They are not helpful, and most of know we should stop doomscrolling. 

But understanding what drives us to doomscroll and what makes us more likely to share articles and content that makes us anxious and angry may help us control what we're doing. 

Interestingly while Twitter and Facebook allow you to complain about posts, often times it seems like they don't respond -- and we've seen jaw-dropping bigotry that gets let up on Twitter -- there's a suggestion that by enabling users to complain but then doing nothing to delete those comments, social media increases your anxiety and anger. And that keeps you engaged on their site. That's pretty cynical.

But the answer, perhaps, is to just not engage. Have a specific time limit or reason to go onto social media, and then disconnect. 

Honestly, we could all use less anger.

Monday, March 21, 2022

Axios & CNN Validate Our Prediction that "Vibe" is Trending

 Last week, we issued a secondary set of three trends we think will be important to note, in addition to the to the original 20 we issued back in January. Two of three are connected to the Russian invasion of Ukraine: media coverage about fighting disinformation and about the energy crunch (as a result of higher gas prices -- and both of those have been validated in media coverage that appeared after we published that blog post.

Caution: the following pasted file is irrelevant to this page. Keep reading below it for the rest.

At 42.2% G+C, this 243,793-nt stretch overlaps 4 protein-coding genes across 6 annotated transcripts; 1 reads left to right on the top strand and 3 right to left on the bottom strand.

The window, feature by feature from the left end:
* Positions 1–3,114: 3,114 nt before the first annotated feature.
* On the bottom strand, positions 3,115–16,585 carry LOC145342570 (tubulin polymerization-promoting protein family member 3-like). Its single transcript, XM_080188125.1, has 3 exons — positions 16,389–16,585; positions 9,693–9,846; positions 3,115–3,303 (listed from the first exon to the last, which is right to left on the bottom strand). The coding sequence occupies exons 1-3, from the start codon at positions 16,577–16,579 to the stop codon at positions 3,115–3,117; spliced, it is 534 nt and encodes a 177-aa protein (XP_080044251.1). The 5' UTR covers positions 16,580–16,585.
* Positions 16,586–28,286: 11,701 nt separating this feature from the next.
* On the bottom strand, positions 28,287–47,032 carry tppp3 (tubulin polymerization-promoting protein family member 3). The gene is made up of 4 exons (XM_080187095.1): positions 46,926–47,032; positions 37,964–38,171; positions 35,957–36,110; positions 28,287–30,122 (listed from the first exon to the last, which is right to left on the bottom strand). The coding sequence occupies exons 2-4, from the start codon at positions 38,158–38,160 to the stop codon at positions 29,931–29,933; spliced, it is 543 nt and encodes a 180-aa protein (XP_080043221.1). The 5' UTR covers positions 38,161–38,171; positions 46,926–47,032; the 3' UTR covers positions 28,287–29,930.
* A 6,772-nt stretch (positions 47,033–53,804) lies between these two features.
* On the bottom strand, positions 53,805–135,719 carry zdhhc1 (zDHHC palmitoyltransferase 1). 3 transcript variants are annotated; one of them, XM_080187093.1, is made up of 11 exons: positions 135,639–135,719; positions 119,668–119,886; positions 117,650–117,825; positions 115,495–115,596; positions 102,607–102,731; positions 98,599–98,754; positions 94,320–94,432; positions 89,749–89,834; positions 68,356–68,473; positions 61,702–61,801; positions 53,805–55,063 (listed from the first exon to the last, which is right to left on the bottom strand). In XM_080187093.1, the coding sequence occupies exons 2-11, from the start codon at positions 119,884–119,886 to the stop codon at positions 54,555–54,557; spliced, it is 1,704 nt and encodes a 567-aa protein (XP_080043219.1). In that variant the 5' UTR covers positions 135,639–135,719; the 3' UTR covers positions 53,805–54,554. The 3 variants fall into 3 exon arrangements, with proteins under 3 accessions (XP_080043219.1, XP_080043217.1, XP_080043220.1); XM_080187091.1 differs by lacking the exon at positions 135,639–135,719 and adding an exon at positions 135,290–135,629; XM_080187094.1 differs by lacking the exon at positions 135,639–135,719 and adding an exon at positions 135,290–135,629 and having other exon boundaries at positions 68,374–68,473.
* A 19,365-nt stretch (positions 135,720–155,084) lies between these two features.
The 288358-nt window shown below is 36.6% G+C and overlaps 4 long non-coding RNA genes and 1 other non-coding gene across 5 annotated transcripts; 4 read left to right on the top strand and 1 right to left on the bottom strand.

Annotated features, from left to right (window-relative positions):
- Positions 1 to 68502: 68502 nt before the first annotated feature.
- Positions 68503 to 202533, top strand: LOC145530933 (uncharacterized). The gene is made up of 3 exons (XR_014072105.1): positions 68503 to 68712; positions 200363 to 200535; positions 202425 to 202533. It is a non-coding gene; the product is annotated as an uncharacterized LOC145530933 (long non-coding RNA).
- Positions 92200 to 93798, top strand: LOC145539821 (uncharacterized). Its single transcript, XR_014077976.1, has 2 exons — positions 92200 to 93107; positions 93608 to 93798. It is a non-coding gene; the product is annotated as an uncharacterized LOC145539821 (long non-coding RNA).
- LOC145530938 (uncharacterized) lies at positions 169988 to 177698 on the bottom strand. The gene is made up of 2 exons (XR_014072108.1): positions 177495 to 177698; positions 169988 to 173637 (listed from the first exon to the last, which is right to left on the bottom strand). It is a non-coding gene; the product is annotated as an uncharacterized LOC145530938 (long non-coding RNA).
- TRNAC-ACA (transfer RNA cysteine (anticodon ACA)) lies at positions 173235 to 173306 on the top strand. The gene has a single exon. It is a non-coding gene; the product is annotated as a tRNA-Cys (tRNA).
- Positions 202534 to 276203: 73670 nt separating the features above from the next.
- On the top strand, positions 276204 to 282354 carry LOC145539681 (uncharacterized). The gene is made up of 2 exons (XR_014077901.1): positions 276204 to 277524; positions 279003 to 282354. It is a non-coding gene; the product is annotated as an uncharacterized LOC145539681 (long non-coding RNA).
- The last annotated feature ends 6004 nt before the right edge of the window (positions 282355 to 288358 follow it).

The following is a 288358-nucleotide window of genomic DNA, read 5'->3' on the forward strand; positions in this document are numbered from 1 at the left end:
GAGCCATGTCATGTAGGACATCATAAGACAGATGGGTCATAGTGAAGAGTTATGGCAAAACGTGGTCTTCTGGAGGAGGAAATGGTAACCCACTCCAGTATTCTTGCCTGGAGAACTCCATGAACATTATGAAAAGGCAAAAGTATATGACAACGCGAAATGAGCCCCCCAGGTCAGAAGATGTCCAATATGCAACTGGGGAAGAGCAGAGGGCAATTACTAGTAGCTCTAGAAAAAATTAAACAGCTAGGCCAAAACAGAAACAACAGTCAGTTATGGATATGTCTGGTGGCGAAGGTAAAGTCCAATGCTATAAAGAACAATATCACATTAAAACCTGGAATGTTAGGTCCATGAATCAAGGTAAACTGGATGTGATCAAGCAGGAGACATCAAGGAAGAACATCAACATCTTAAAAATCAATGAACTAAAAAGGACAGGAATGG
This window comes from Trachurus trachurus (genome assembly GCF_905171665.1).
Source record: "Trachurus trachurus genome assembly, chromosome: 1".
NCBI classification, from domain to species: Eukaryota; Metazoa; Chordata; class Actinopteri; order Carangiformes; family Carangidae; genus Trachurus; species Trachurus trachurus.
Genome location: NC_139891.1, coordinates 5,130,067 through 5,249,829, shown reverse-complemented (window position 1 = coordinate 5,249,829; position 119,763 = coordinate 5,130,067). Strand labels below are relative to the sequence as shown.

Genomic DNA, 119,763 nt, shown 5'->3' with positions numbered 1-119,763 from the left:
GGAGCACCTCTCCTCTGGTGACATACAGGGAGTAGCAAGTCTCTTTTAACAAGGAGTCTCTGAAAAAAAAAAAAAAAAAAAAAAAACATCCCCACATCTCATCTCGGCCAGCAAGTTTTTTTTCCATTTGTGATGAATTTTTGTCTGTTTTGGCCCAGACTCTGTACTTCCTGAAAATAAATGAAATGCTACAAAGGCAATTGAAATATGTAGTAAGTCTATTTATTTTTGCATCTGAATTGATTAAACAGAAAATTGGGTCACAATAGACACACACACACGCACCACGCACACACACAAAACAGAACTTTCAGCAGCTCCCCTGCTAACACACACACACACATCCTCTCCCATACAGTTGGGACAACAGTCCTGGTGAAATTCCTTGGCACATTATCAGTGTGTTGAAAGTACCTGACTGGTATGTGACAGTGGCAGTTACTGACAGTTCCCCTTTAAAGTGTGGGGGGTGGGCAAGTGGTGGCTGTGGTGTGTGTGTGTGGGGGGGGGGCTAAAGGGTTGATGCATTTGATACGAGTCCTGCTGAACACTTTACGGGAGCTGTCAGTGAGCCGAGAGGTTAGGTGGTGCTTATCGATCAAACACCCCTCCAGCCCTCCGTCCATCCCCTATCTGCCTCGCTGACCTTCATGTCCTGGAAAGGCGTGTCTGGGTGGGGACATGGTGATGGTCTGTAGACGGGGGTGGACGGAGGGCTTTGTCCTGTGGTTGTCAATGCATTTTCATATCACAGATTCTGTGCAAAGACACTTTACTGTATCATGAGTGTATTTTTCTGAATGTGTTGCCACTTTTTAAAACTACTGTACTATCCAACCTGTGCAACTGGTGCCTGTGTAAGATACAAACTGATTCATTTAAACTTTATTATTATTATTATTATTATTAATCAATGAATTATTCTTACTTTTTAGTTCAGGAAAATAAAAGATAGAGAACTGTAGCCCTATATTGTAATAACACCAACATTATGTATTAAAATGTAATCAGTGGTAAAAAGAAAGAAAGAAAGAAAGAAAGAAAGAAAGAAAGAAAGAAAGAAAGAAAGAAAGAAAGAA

The third trend we identified was that the word "vibe" is trending. We don't exactly know why but we're seeing it and felt it worth discussing on our blog.

As it turns out, CNN and Axios this week validated our prediction by using vibe within the same 24-hour period.

In teasing up it's SXSW coverage, Axios said: "Situational awareness: Kerry is still at SXSW, which continues all week. More on the vibes and highlights of this year's conference below."

Meanwhile, CNN's Reliable Sources newsletter, an excellent source for media news, used the word in highlighting a New York Times opinion piece. Check it out here

This NYT Opinion headline crystallizes the "vibes" of the moment: "There Are Almost Too Many Things to Worry About..." (NYT)